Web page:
LG has been researching foldable and rollable phones for a while now, though the company has yet to bring such a device to the market. All the while, competitors like Samsung and Huawei are carving an identity for themselves as firms willing to experiment with futuristic form factors and materials.
However, a patent filing that surfaced this week suggests LG has far more ambitious ideas for the future. A report from Korean outlet Asia Time (opens in new tab) by way of Android Authority (opens in new tab) has shed light on a pitch for a device that is both rollable as well as foldable.
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The sketches provided are admittedly challenging to parse out at a glance. It seems like part of the display can unfurl and then fold up, extending the available screen real estate while offering the option of a laptop-style form factor. And we know LG has lots of experience with rollable displays, given the LG OLED TV R9 it first showcased at CES in 2019.
However, one look at LG's rollable TV and it's immediately obvious that a similar approach probably couldn't work for a handset, at least in the context of what's technically possible today. In that case, the screen would have to pack down into some kind of long box to essentially house the base of the scroll, perhaps shoehorned alongside other essential components.
Conversely, the design LG is proposing here, with a panel that rolls out and then folds up, extending from a solid candy bar chassis, seems more feasible — but then you have to wonder how anyone could manufacture a panel both malleable enough to roll yet stable enough to fold at a predetermined location?
All the while, as LG wrestles with what can and can't be, its domestic rivals over at Samsung have quickly and quietly become so much better at simply making foldables. The Galaxy Z Flip isn't a perfect device, but it's a landmark achievement in delivering a foldable that is reliable and polished enough to use everyday. The upcoming Galaxy Fold 2 will hopefully right the wrongs of its innovative, yet undercooked predecessor.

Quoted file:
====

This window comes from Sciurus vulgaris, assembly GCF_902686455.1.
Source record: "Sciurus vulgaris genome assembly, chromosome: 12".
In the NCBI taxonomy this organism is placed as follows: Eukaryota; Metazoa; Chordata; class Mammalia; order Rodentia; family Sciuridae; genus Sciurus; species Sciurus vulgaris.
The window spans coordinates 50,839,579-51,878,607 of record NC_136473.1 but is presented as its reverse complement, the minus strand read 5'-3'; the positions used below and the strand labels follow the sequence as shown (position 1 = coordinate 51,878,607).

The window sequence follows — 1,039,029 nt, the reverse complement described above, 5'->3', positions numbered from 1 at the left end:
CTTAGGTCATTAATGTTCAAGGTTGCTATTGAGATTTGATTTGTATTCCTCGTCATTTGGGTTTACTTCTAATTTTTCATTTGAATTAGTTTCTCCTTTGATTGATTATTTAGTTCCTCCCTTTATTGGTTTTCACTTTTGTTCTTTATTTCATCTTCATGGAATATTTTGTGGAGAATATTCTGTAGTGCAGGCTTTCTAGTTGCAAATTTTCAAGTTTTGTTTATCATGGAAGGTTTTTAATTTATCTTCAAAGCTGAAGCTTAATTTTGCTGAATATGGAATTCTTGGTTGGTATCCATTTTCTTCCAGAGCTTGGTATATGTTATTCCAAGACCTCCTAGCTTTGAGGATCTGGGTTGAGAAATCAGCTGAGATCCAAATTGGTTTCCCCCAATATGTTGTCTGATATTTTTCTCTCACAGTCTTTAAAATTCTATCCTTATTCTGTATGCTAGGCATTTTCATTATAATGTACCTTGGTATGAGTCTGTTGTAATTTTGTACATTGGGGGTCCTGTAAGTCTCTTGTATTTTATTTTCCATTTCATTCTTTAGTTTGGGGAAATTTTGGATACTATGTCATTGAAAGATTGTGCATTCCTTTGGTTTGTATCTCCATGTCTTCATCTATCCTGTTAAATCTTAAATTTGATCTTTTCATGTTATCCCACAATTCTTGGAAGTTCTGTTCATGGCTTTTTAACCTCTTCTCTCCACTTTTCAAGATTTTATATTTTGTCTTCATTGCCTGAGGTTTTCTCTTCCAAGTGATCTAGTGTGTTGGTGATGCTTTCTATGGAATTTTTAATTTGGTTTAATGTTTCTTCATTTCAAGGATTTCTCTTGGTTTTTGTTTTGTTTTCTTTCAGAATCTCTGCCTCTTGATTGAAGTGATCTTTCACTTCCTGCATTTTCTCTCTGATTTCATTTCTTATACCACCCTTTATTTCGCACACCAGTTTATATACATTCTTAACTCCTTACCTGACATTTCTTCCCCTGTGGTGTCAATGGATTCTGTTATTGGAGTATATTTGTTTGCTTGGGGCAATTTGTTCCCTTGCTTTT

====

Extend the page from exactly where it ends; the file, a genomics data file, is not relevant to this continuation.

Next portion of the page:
Of course, as anyone who follows this industry knows, patent filings don't necessarily correspond to production devices; in most cases, they allow companies to put their stamp on a technological problem they haven't fully solved yet, and that definitely seems to be particularly true of this example. However, given LG's inability to even launch a foldable — let alone a rollable foldable — this one can't help but come across as a little silly. Even TCL, which "previewed" a rollable phone back in March, wasn't able to provide an actual, working prototype of the concept when we went hands-on with a non-functional design dummy unit.
The original story from Asia Time is in Korean, so much is lost in translation. It appears to suggest that LG was actually hoping to launch this device before the end of 2020, but that the company is struggling to improve the durability of the display, which is comprised of 12 layers of film.
Thus, to say there are kinks that need to be worked out in the development of flexible-display phones is an understatement. It's going to take baby steps of iteration — not massive, grandiose leaps of big ideas with no practical foundation — for companies like LG to eventually achieve their vision.